> vector_add <- vec+vec2 #vec = 1,2,3,4,5 vec2 = 6,7,8,9,10 > vector_add
Multiplication of vector
> vector_mul <- vec*vec2 > vector_mul
Subtraction of vector
> vector_sub <- vec2-vec > vector_sub
Division of vector
> vector_div <- multivec/vec # multivec = 2,4,6,8,10 > vector_div
If the two vectors are of unequal length, the shorter one will be recycled to match the longer vector.
> recycle_vec <- vec*vec4 > recycle_vec
Note: Here, the first vector vec has five elements. The second vector vec4 has ten elements. Therefore, the first vector is cycled twice to match the second.
R has many functions that can manipulate vectors or get more information about them. Here are some of the commonly used functions:
seq()– seq() function generates regular numeric sequences. The function has the following arguments:
- from: starting value
- to: ending value
- by: increment (default is 1)
- length.out: length of the sequence
- along.with: the length of this argument can define the length of the sequence.
> vec_seq <- seq(from=1,to=20,length=30) > vec_seq
rep() – The rep() function repeats a given numeric vector. The function has the following arguments:
- X: x is the numeric vector that is repeated.
- times: number of repetitions.
- each: number of repetitions for each element of the vector.
- length.out: the length of the resultant vector. The function repeats until it reaches the length.
> vec_rep <- rep(c(2,3,4), times=3) > vec_rep
sum() – The sum() function returns an integer value which is the sum of all the elements in a vector.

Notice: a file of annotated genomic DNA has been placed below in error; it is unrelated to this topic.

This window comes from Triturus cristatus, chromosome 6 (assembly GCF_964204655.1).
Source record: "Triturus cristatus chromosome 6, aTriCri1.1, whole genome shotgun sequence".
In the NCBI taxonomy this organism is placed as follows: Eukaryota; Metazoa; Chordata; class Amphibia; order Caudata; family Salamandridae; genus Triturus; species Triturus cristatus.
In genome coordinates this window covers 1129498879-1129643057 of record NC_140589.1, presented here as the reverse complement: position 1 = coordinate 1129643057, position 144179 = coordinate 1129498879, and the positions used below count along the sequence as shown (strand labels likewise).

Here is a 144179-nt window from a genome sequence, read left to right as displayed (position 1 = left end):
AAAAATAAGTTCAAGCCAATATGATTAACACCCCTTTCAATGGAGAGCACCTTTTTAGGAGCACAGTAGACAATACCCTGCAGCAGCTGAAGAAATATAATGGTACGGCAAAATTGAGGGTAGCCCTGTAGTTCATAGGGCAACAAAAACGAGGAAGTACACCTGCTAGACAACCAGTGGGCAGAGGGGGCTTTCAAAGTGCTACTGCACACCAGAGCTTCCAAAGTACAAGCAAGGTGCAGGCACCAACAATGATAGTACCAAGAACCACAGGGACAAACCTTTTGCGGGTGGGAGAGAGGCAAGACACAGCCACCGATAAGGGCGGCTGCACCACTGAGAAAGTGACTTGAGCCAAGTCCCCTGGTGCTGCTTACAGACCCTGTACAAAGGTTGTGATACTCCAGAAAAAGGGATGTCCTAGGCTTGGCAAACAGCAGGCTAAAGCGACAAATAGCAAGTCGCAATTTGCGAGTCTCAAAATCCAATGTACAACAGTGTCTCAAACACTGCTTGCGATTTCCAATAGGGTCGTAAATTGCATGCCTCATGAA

4. Type checking and conversion functions – the functions as.numeric() / as.character() / as.logical() / as.integer() can convert a vector into their corresponding type. The functions is.numeric() /is.character() /is.logical() etc. tell whether the vector is of the corresponding type or not.
> is.numeric(vec_rep) > as.character(vec_rep)
Vectors are one of the basic data structures of R. They are sequences of values of the same data type. We can classify them as one-dimensional, homogeneous data structures.
Don’t know much about inbuilt data structures in R? Then have a look at basic data structures in R with examples.
In this tutorial, we learned about R vectors. We learned how to create vectors and how many types of vectors there are. We also looked at coercion and the various indexing techniques for vectors.
Finally, we explored the mechanics of vector arithmetic in R and a few functions that can generate and manipulate vectors.